Shrubs, erect or mound-forming, 1-3 m; burl usually absent, sometimes flat, obscure; twigs usually densely short-hairy with golden glands on tips of hairs, rarely short white-hairy and eglandular. Leaves: petiole 7-15 mm; blade bright green (lightly gray-green if short-hairy), shiny, widely ovate to orbiculate, 2.5-6 × 1.5-4 cm, base rounded, truncate, or slightly lobed, (not clasping), margins entire, plane, surfaces smooth, glabrous or, rarely, short-hairy. Inflorescences panicles, 2-8-branched; immature inflorescence pendent, branches spreading, axis 1.5-3 cm, 1+ mm diam., hairy with golden glands on tips of hairs or short-hairy and eglandular; bracts appressed with incurved tips, scalelike, deltate, 4-6 mm, apex acuminate, surfaces usually densely tomentose with golden glands on tips of hairs, rarely short white-hairy and eglandular. Pedicels 2-7 mm, glabrous or white-hairy. Flowers: corolla mostly pink, conic to urceolate; ovary glabrous or white-hairy. Fruits depressed-globose, sometimes subglobose, 7-10 mm diam., glabrous. Stones distinct. 2n = 26.
Flowering late spring-early summer. Mountain chaparral and forests; 400-3000 m; Ariz., Calif., Colo., Mont., Nev., Oreg., Utah, Wash.; Mexico (Baja California).
Arctostaphylos patula is abundant and widespread in western North America as a dominant in montane chaparral, pine forest gaps, and high-elevation arid-steppe and canyon-land environments. Populations throughout western North America are characterized by twigs and inflorescence parts covered with relatively short hairs tipped with golden glands. In the central to northern Sierra Nevada, mixed with the widespread form are individuals that are eglandular and have a cover of relatively short, whitish hairs on the stems and inflorescences. Similarly, throughout most of its range, A. patula is nonsprouting after fire, and in areas characterized by winter snow cover it layers and creates broad, low mounds. In much of California, it typically sprouts after fires from obscure and flattened burls, forming circles of erect sprouts.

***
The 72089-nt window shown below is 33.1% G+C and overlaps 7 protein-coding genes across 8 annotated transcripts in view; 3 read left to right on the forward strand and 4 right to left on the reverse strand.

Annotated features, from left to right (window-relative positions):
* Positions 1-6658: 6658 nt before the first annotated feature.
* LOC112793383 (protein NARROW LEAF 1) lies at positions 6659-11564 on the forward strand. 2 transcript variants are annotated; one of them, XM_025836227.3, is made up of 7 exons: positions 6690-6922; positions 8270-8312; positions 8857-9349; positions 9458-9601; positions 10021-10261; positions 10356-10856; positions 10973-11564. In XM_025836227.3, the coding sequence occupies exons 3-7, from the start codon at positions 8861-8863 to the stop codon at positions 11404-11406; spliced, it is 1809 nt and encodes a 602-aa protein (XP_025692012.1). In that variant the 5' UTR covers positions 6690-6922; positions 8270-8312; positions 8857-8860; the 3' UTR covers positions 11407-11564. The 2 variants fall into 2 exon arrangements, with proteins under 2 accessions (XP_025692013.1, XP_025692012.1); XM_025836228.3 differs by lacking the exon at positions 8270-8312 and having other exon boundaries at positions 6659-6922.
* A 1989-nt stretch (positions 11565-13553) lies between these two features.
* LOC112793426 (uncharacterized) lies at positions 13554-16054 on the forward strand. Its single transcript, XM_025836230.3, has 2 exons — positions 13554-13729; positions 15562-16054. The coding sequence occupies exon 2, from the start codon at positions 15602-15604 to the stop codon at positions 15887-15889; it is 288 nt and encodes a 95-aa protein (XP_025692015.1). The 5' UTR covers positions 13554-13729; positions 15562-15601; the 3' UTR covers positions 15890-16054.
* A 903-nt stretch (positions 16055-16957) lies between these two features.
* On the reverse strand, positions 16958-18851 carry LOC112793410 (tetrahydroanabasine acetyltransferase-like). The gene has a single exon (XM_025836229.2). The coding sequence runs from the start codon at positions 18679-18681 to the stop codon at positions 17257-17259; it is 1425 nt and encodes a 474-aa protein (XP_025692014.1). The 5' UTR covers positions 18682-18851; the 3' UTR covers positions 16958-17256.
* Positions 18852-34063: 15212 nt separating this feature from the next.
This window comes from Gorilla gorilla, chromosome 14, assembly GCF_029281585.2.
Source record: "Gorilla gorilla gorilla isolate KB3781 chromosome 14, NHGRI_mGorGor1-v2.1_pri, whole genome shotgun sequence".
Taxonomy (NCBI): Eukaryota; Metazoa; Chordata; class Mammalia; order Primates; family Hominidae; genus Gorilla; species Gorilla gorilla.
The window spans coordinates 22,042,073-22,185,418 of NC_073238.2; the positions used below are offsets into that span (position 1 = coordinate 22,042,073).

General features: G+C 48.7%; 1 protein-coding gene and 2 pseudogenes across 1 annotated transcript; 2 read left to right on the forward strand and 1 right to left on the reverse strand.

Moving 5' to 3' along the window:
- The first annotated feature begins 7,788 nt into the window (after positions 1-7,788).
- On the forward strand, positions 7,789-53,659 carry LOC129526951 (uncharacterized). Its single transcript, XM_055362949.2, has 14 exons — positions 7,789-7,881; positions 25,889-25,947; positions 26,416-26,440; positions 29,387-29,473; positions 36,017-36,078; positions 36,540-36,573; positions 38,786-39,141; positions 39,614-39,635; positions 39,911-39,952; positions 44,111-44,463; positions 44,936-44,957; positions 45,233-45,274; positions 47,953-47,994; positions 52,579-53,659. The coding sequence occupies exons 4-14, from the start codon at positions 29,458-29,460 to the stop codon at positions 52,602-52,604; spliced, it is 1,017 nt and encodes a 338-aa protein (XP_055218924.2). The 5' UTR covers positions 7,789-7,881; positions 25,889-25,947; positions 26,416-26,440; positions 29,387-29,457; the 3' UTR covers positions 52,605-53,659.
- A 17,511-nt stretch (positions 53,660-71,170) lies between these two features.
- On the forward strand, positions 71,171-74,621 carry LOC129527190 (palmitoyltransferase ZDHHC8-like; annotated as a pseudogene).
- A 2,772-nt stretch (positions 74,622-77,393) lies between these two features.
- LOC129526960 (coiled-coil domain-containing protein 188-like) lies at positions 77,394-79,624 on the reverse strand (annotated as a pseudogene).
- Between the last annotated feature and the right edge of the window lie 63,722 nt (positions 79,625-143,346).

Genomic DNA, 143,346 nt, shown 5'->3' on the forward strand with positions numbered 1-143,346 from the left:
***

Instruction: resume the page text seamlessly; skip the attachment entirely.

Common Name: greenleaf manzanita Duration: Perennial Nativity: Native Lifeform: Shrub General: Evergreen erect shrub, 1-2 m (3-7 ft) tall, spreading clonally; branches ascending, stout, crooked, rooting where in contact with the soil surface; twigs finely hairy with stalked or sessile glands and often with a few long-spreading hairs. Bark smooth, thin, cinnamon to reddish brown, tardily exfoliating. Leaves: Alternate, simple, typically ovate to subrotund, sometimes broadly or more narrowly elliptic, 2.5-4 cm long, 1.5-4 cm wide, bright green, finely pubescent with glandular and non-glandular hairs to nearly glabrous with age, margins entire, base rounded, apex blunt and occasionally with a short mucronate tip; petiole 6-10 mm long, pubescent like the twigs. Flowers: Inflorescence a condensed panicle, the axis glandular; pedicels 2-7 mm long, glabrous; bracts lanceolate to awl- shaped, 1-4 mm, firm, tan or tinged with pink; sepals broadly ovate to orbicular and rounded at tip, 1.5-2 mm long, glabrous; corolla urn-shaped, 5-8 mm long, pink to white. Fruits: Berry-like drupe, flattened-globose, 8-11 mm in diameter, off-white to yellowish brown, glabrous. Ecology: Found in coniferous forests from 5,000-10,000 ft (1524-3048 m), flowers March-June. Distribution: Coconino and Navajo counties; western U.S. Notes: Greenleaf manzanita is highly drought tolerant. It has adapted two strategies to survive fire: seed banking and sprouting from a belowground woody tuber. Seeds require scarification from fire to break dormancy, followed by cold stratification. The species has the ability to severely deplete soil moisture, which leads to mortality of conifer seedlings growing in its vicinity. It is poor browse for most species, but the berries are eaten by many bird species, as well as rodents, bears, and coyotes, which all act as seed dispersers. Greenleaf manzanita is used for erosion control and as an ornamental. Ethnobotany: Berries are edible when picked young, before they become mealy. Dried leaves can be mixed with other herbs and used as tobacco. The dense wood makes it useful for carving pipes. Editor: Springer et al. 2011